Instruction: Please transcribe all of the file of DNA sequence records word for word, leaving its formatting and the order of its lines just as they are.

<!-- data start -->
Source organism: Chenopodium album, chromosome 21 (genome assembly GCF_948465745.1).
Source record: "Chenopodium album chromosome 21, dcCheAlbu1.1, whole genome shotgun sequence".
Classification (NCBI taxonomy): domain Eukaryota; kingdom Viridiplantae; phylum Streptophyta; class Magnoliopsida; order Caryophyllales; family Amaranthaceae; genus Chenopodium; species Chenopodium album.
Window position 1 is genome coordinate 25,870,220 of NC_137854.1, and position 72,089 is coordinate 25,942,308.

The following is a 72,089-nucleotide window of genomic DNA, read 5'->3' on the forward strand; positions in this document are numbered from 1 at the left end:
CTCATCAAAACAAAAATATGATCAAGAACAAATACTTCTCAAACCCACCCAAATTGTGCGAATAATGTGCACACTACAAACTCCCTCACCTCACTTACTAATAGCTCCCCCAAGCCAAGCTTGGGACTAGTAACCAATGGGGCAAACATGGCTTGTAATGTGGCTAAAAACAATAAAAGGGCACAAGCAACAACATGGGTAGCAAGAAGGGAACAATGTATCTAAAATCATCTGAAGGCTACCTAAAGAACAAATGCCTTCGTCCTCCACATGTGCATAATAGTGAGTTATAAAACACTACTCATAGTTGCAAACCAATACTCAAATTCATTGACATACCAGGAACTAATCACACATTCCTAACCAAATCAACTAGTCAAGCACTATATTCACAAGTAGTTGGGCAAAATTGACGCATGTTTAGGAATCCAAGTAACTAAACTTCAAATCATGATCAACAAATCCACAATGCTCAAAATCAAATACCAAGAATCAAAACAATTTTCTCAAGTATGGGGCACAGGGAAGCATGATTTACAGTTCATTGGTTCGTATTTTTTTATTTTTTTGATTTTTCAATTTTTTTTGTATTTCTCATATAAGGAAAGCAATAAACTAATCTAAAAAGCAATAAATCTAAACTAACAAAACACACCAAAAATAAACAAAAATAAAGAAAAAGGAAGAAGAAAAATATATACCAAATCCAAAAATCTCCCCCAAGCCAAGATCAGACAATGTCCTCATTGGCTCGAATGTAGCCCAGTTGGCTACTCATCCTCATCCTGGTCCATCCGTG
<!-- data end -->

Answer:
Source organism: Chenopodium album, chromosome 21 (genome assembly GCF_948465745.1).
Source record: "Chenopodium album chromosome 21, dcCheAlbu1.1, whole genome shotgun sequence".
Classification (NCBI taxonomy): domain Eukaryota; kingdom Viridiplantae; phylum Streptophyta; class Magnoliopsida; order Caryophyllales; family Amaranthaceae; genus Chenopodium; species Chenopodium album.
Window position 1 is genome coordinate 25,870,220 of NC_137854.1, and position 72,089 is coordinate 25,942,308.

The following is a 72,089-nucleotide window of genomic DNA, read 5'->3' on the forward strand; positions in this document are numbered from 1 at the left end:
CTCATCAAAACAAAAATATGATCAAGAACAAATACTTCTCAAACCCACCCAAATTGTGCGAATAATGTGCACACTACAAACTCCCTCACCTCACTTACTAATAGCTCCCCCAAGCCAAGCTTGGGACTAGTAACCAATGGGGCAAACATGGCTTGTAATGTGGCTAAAAACAATAAAAGGGCACAAGCAACAACATGGGTAGCAAGAAGGGAACAATGTATCTAAAATCATCTGAAGGCTACCTAAAGAACAAATGCCTTCGTCCTCCACATGTGCATAATAGTGAGTTATAAAACACTACTCATAGTTGCAAACCAATACTCAAATTCATTGACATACCAGGAACTAATCACACATTCCTAACCAAATCAACTAGTCAAGCACTATATTCACAAGTAGTTGGGCAAAATTGACGCATGTTTAGGAATCCAAGTAACTAAACTTCAAATCATGATCAACAAATCCACAATGCTCAAAATCAAATACCAAGAATCAAAACAATTTTCTCAAGTATGGGGCACAGGGAAGCATGATTTACAGTTCATTGGTTCGTATTTTTTTATTTTTTTGATTTTTCAATTTTTTTTGTATTTCTCATATAAGGAAAGCAATAAACTAATCTAAAAAGCAATAAATCTAAACTAACAAAACACACCAAAAATAAACAAAAATAAAGAAAAAGGAAGAAGAAAAATATATACCAAATCCAAAAATCTCCCCCAAGCCAAGATCAGACAATGTCCTCATTGGCTCGAATGTAGCCCAGTTGGCTACTCATCCTCATCCTGGTCCATCCGTG